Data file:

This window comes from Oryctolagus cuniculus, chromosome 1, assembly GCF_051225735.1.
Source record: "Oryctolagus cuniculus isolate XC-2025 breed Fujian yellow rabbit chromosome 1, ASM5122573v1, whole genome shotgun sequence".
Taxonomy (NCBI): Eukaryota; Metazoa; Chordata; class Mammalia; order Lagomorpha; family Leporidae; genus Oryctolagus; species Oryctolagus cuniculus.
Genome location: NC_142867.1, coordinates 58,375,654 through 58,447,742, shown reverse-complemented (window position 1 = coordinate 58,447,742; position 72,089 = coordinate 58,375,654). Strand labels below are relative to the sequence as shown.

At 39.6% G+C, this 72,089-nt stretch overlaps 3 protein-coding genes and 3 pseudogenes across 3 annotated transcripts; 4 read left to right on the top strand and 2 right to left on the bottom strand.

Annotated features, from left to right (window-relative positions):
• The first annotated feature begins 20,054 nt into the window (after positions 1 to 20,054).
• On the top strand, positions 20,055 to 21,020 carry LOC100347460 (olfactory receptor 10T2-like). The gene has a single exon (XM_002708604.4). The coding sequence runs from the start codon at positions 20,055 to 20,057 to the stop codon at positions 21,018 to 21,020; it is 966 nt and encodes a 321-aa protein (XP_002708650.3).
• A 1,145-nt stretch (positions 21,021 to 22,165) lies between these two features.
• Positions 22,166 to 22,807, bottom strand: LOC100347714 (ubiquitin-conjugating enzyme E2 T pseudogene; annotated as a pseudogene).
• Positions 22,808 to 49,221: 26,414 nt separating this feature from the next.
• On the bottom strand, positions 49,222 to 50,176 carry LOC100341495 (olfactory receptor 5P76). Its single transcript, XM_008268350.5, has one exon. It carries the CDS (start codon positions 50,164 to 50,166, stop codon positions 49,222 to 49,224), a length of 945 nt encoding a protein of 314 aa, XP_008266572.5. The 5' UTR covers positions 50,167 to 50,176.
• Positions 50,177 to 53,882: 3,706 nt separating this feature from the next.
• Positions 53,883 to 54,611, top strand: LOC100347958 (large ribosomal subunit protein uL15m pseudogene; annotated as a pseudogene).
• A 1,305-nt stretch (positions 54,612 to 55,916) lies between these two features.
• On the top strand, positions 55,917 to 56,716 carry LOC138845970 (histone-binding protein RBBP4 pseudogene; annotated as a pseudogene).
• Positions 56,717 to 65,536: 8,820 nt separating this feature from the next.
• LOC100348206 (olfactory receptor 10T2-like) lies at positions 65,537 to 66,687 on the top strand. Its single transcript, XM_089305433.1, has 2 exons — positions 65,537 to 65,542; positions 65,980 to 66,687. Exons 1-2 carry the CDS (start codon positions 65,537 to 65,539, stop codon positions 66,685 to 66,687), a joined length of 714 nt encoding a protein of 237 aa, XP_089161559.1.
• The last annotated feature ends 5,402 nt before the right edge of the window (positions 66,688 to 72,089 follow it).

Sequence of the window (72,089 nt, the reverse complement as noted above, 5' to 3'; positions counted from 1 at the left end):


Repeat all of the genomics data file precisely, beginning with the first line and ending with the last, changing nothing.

This window comes from Oryctolagus cuniculus, chromosome 1, assembly GCF_051225735.1.
Source record: "Oryctolagus cuniculus isolate XC-2025 breed Fujian yellow rabbit chromosome 1, ASM5122573v1, whole genome shotgun sequence".
Taxonomy (NCBI): Eukaryota; Metazoa; Chordata; class Mammalia; order Lagomorpha; family Leporidae; genus Oryctolagus; species Oryctolagus cuniculus.
Genome location: NC_142867.1, coordinates 58,375,654 through 58,447,742, shown reverse-complemented (window position 1 = coordinate 58,447,742; position 72,089 = coordinate 58,375,654). Strand labels below are relative to the sequence as shown.

At 39.6% G+C, this 72,089-nt stretch overlaps 3 protein-coding genes and 3 pseudogenes across 3 annotated transcripts; 4 read left to right on the top strand and 2 right to left on the bottom strand.

Annotated features, from left to right (window-relative positions):
• The first annotated feature begins 20,054 nt into the window (after positions 1 to 20,054).
• On the top strand, positions 20,055 to 21,020 carry LOC100347460 (olfactory receptor 10T2-like). The gene has a single exon (XM_002708604.4). The coding sequence runs from the start codon at positions 20,055 to 20,057 to the stop codon at positions 21,018 to 21,020; it is 966 nt and encodes a 321-aa protein (XP_002708650.3).
• A 1,145-nt stretch (positions 21,021 to 22,165) lies between these two features.
• Positions 22,166 to 22,807, bottom strand: LOC100347714 (ubiquitin-conjugating enzyme E2 T pseudogene; annotated as a pseudogene).
• Positions 22,808 to 49,221: 26,414 nt separating this feature from the next.
• On the bottom strand, positions 49,222 to 50,176 carry LOC100341495 (olfactory receptor 5P76). Its single transcript, XM_008268350.5, has one exon. It carries the CDS (start codon positions 50,164 to 50,166, stop codon positions 49,222 to 49,224), a length of 945 nt encoding a protein of 314 aa, XP_008266572.5. The 5' UTR covers positions 50,167 to 50,176.
• Positions 50,177 to 53,882: 3,706 nt separating this feature from the next.
• Positions 53,883 to 54,611, top strand: LOC100347958 (large ribosomal subunit protein uL15m pseudogene; annotated as a pseudogene).
• A 1,305-nt stretch (positions 54,612 to 55,916) lies between these two features.
• On the top strand, positions 55,917 to 56,716 carry LOC138845970 (histone-binding protein RBBP4 pseudogene; annotated as a pseudogene).
• Positions 56,717 to 65,536: 8,820 nt separating this feature from the next.
• LOC100348206 (olfactory receptor 10T2-like) lies at positions 65,537 to 66,687 on the top strand. Its single transcript, XM_089305433.1, has 2 exons — positions 65,537 to 65,542; positions 65,980 to 66,687. Exons 1-2 carry the CDS (start codon positions 65,537 to 65,539, stop codon positions 66,685 to 66,687), a joined length of 714 nt encoding a protein of 237 aa, XP_089161559.1.
• The last annotated feature ends 5,402 nt before the right edge of the window (positions 66,688 to 72,089 follow it).

Sequence of the window (72,089 nt, the reverse complement as noted above, 5' to 3'; positions counted from 1 at the left end):